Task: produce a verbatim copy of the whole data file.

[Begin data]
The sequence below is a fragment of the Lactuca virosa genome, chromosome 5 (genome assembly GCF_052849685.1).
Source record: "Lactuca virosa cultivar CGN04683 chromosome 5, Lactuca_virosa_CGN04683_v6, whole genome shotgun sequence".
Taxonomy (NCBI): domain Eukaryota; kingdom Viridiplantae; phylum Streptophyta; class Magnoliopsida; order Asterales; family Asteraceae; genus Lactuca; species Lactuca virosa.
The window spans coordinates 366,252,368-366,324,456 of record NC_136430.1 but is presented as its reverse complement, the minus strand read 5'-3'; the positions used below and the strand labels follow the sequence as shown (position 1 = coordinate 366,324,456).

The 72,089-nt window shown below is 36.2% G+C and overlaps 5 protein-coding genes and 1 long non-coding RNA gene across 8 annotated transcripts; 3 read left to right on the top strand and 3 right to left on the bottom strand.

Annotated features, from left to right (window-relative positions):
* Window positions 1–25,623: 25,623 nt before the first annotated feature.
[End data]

The sequence below is a fragment of the Lactuca virosa genome, chromosome 5 (genome assembly GCF_052849685.1).
Source record: "Lactuca virosa cultivar CGN04683 chromosome 5, Lactuca_virosa_CGN04683_v6, whole genome shotgun sequence".
Taxonomy (NCBI): domain Eukaryota; kingdom Viridiplantae; phylum Streptophyta; class Magnoliopsida; order Asterales; family Asteraceae; genus Lactuca; species Lactuca virosa.
The window spans coordinates 366,252,368-366,324,456 of record NC_136430.1 but is presented as its reverse complement, the minus strand read 5'-3'; the positions used below and the strand labels follow the sequence as shown (position 1 = coordinate 366,324,456).

The 72,089-nt window shown below is 36.2% G+C and overlaps 5 protein-coding genes and 1 long non-coding RNA gene across 8 annotated transcripts; 3 read left to right on the top strand and 3 right to left on the bottom strand.

Annotated features, from left to right (window-relative positions):
* Window positions 1–25,623: 25,623 nt before the first annotated feature.